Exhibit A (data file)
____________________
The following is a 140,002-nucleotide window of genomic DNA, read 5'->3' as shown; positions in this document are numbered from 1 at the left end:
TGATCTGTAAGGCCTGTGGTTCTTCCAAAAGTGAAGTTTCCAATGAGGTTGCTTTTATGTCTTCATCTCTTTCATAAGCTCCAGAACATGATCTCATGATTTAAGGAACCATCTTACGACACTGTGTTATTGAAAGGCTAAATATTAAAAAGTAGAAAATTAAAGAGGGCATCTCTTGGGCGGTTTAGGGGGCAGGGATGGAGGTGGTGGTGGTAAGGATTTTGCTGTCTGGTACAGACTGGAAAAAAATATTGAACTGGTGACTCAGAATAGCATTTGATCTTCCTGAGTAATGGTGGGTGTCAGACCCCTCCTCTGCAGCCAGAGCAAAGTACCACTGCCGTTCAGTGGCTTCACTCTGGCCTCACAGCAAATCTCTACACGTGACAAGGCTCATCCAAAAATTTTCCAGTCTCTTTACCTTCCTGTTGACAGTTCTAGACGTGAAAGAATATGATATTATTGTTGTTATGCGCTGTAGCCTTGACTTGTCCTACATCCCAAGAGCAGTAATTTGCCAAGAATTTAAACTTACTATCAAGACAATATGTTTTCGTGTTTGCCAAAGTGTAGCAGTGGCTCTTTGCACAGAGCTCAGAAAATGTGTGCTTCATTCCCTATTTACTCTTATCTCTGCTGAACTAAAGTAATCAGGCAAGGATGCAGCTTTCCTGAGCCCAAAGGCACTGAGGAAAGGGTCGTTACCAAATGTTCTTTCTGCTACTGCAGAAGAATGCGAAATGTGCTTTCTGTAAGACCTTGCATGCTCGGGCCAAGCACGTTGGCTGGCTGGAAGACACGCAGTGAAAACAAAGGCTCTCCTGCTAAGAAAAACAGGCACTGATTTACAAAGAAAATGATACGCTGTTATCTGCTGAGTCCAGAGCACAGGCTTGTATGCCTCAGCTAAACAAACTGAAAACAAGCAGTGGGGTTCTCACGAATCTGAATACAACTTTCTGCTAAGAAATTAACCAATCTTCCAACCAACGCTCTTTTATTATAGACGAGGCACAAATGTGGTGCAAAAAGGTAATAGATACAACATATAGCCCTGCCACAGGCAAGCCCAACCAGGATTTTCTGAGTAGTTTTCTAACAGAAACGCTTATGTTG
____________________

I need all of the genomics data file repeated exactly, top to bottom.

The following is a 140,002-nucleotide window of genomic DNA, read 5'->3' as shown; positions in this document are numbered from 1 at the left end:
TGATCTGTAAGGCCTGTGGTTCTTCCAAAAGTGAAGTTTCCAATGAGGTTGCTTTTATGTCTTCATCTCTTTCATAAGCTCCAGAACATGATCTCATGATTTAAGGAACCATCTTACGACACTGTGTTATTGAAAGGCTAAATATTAAAAAGTAGAAAATTAAAGAGGGCATCTCTTGGGCGGTTTAGGGGGCAGGGATGGAGGTGGTGGTGGTAAGGATTTTGCTGTCTGGTACAGACTGGAAAAAAATATTGAACTGGTGACTCAGAATAGCATTTGATCTTCCTGAGTAATGGTGGGTGTCAGACCCCTCCTCTGCAGCCAGAGCAAAGTACCACTGCCGTTCAGTGGCTTCACTCTGGCCTCACAGCAAATCTCTACACGTGACAAGGCTCATCCAAAAATTTTCCAGTCTCTTTACCTTCCTGTTGACAGTTCTAGACGTGAAAGAATATGATATTATTGTTGTTATGCGCTGTAGCCTTGACTTGTCCTACATCCCAAGAGCAGTAATTTGCCAAGAATTTAAACTTACTATCAAGACAATATGTTTTCGTGTTTGCCAAAGTGTAGCAGTGGCTCTTTGCACAGAGCTCAGAAAATGTGTGCTTCATTCCCTATTTACTCTTATCTCTGCTGAACTAAAGTAATCAGGCAAGGATGCAGCTTTCCTGAGCCCAAAGGCACTGAGGAAAGGGTCGTTACCAAATGTTCTTTCTGCTACTGCAGAAGAATGCGAAATGTGCTTTCTGTAAGACCTTGCATGCTCGGGCCAAGCACGTTGGCTGGCTGGAAGACACGCAGTGAAAACAAAGGCTCTCCTGCTAAGAAAAACAGGCACTGATTTACAAAGAAAATGATACGCTGTTATCTGCTGAGTCCAGAGCACAGGCTTGTATGCCTCAGCTAAACAAACTGAAAACAAGCAGTGGGGTTCTCACGAATCTGAATACAACTTTCTGCTAAGAAATTAACCAATCTTCCAACCAACGCTCTTTTATTATAGACGAGGCACAAATGTGGTGCAAAAAGGTAATAGATACAACATATAGCCCTGCCACAGGCAAGCCCAACCAGGATTTTCTGAGTAGTTTTCTAACAGAAACGCTTATGTTG